Scientists Use DNA to Reconstruct Face of 18th-Century ‘Vampire’ Buried in Odd Way To Avoid Him Attacking the Living

March 8, 2024

The face of a man 18th-century locals believed to be a “vampire” has been reconstructed using DNA evidence that also revealed a bizarre burial ritual.

Scientists Use DNA to Reconstruct Face of 18th-Century 'Vampire' Buried in Odd Way To Avoid Him Attacking the LivingBurying suspected vampires with their legs crossed was a common practice. It was to make sure they wouldn’t rise from the dead. Image credit: MDPI, Basel, Switzerland

In 1990, children from Griswold, Connecticut, found skulls near a gravel pit. Excavations following the accidental discovery uncovered 27 graves, including that of an unidentified middle-aged man whose coffin was engraved with the inscription ‘JB55’.

The unusual arrangement of the remains led archaeologists to conclude that the man was considered a vampire by his contemporaries, and his thigh and leg bones were placed crosswise under the skull to prevent him from rising. The DNA sample taken from the unidentified man’s femur was tested, but the technology of the time could not yet identify the body.

Besides the strange burial method, garlic, bibles, crucifixes, rosaries, holy water, and mirrors have all been used as means of warding against or identifying vampires. Image credit: Gryffindor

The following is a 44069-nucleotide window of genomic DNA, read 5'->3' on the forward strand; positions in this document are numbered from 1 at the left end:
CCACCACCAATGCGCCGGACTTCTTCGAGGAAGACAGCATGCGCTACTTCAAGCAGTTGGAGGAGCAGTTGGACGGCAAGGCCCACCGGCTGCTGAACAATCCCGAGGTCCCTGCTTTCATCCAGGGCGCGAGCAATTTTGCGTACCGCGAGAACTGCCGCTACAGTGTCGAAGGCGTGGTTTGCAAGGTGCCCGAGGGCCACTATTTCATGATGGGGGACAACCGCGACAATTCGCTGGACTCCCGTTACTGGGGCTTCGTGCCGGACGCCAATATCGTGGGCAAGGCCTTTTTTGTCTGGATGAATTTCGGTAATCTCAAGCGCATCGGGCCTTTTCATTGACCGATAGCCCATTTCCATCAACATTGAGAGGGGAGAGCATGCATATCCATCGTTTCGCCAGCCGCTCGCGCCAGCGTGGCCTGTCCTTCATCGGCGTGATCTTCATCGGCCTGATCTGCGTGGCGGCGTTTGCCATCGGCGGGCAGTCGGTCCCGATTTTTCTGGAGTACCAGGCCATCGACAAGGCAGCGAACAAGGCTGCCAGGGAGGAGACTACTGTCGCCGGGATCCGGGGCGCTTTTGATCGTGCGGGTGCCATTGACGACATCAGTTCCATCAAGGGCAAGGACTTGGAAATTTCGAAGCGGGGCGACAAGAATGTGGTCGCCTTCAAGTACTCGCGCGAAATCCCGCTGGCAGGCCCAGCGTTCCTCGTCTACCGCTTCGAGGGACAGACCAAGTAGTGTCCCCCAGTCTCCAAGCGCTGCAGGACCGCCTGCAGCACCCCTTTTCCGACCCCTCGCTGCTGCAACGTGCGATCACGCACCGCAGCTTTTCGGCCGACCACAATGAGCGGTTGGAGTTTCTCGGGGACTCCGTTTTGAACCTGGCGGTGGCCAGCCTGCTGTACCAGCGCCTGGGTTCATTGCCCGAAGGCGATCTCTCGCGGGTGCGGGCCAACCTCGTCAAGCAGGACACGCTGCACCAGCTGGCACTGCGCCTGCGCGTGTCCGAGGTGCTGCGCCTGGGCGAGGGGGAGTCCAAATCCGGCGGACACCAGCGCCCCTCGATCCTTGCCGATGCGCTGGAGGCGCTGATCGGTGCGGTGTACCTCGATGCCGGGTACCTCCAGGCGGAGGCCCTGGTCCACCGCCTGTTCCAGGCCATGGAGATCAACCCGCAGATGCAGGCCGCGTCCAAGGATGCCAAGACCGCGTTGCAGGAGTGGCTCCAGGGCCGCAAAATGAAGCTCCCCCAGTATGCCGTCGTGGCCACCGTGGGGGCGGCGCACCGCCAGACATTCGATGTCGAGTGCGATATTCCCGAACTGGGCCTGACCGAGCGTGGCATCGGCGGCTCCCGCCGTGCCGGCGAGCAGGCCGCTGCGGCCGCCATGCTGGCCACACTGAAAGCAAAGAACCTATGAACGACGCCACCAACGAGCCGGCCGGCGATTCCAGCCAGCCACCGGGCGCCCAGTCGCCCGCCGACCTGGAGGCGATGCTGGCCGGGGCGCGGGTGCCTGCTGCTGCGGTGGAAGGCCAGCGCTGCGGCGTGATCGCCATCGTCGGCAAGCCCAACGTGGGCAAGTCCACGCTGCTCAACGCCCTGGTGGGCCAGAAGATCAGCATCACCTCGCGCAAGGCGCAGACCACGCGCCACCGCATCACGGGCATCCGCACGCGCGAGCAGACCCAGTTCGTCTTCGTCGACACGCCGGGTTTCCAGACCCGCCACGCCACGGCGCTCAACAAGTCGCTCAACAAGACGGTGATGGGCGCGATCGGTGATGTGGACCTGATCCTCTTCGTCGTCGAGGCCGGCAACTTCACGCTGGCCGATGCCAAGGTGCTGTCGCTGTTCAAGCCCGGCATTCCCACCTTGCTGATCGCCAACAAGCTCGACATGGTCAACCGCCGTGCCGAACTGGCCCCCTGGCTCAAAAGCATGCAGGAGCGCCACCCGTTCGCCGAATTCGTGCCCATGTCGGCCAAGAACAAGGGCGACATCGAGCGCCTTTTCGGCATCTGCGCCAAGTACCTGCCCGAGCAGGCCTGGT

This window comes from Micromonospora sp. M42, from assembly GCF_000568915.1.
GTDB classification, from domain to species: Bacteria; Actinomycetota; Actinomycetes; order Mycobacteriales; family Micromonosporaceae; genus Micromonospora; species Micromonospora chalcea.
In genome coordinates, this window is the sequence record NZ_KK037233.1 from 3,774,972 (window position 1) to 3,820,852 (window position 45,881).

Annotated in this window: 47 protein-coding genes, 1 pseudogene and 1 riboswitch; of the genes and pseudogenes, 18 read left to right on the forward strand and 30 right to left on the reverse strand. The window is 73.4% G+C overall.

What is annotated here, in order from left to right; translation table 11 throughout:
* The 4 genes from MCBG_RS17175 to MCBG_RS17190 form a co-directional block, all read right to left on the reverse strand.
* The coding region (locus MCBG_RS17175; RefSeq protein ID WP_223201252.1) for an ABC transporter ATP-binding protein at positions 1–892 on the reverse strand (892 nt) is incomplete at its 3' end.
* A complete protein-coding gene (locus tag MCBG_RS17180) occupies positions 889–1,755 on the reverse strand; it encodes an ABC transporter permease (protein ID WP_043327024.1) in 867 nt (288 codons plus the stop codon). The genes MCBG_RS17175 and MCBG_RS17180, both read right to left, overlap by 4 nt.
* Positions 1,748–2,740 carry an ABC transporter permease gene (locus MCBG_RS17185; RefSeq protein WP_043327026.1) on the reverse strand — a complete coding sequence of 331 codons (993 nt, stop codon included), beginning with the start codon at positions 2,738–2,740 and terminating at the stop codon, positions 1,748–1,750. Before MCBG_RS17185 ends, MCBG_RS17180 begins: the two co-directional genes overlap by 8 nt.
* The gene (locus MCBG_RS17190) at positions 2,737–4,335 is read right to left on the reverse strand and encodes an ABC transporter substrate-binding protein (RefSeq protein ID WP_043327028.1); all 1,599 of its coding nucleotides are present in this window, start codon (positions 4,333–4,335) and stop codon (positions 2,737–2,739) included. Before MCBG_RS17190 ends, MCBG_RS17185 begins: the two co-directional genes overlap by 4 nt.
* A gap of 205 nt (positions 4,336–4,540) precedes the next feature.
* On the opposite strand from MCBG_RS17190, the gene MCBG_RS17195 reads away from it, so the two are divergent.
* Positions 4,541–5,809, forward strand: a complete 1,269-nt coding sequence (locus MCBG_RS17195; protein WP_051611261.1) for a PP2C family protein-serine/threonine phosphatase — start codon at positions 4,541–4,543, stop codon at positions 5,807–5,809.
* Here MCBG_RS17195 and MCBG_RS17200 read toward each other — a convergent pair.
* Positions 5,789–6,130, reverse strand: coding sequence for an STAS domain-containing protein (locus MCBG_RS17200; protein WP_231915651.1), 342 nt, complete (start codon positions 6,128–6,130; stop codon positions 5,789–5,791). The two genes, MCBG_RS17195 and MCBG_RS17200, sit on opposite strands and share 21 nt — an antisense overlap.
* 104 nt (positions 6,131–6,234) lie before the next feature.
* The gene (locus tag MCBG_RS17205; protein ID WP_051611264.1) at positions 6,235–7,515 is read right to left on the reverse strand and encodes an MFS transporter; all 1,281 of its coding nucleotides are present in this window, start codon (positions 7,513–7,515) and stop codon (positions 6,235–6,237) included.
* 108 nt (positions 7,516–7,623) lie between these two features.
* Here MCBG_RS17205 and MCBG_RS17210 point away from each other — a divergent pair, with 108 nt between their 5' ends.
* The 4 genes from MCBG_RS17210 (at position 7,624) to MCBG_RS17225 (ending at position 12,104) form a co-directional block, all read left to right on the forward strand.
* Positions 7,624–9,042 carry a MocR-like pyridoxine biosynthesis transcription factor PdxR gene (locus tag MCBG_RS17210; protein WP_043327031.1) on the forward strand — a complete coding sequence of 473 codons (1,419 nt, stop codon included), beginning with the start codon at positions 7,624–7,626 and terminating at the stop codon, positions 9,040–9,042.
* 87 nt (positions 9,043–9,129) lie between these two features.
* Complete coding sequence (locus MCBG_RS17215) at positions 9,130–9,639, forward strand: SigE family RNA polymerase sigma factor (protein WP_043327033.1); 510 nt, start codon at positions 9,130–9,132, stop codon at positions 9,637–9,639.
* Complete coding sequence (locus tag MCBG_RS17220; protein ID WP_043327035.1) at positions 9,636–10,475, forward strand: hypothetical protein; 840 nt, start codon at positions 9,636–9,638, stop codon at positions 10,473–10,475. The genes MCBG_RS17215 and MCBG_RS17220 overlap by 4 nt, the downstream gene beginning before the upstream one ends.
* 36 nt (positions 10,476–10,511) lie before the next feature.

According to a 2019 study published in in the MDPI journal, researchers at the US National Museum of Medicine and Health (NMHM) managed to trace the identity of an unknown man previously identified as JB55. Based on the letters engraved on the coffin and the numbers identified as his age, the man was registered as John Barber. The bone fragments suggest that he was a middle-aged laborer who, based on the lesions on his ribs, most likely suffered from tuberculosis.

The disease, then known as pneumonia, had symptoms including a bloody cough, jaundice, red, swollen eyes and was usually fatal due to a lack of antibiotics. Tuberculosis was spread by droplet infection, but at the beginning of the 19th century people were unaware of bacteria and pathogens, and instead believed that those who died from the disease would come back from the grave as vampires to infect the surviving members of the community.

According to a report in Live Science, at the International Symposium on Human Identification (ISHI) in Washington, D.C., held between October 31 and November 3, researchers from Parabon NanoLabs in Virginia presented the following reconstruction of Barber’s face, in addition to a DNA analysis of the ‘vampire’s’ remains.

Suspected vampire's DNA identifies skeleton as 18th century farmer John  Barber - The Washington Post

John Barber’s facial reconstruction and skull. Photo: Parabon Nanolabs/ Virginia Commonwealth University

According to the results, Barber, code-named JB55, did indeed suffer from tuberculosis and died at the age of 55. The Connecticut man’s skin was light in color, his face was freckled, his hair was brown or black, and his eyes were brown, most likely hazel.

Source: 1, 2, 3, 4, 5

We now have a pretty good idea what the “Connecticut vampire” looked like |  Ars Technica

Written by Tamás Varga

A sociologist and English major by degree, I’ve worked in the area of civil society & human rights and have been blogging in the fields of travel, nature & science for over 20 years.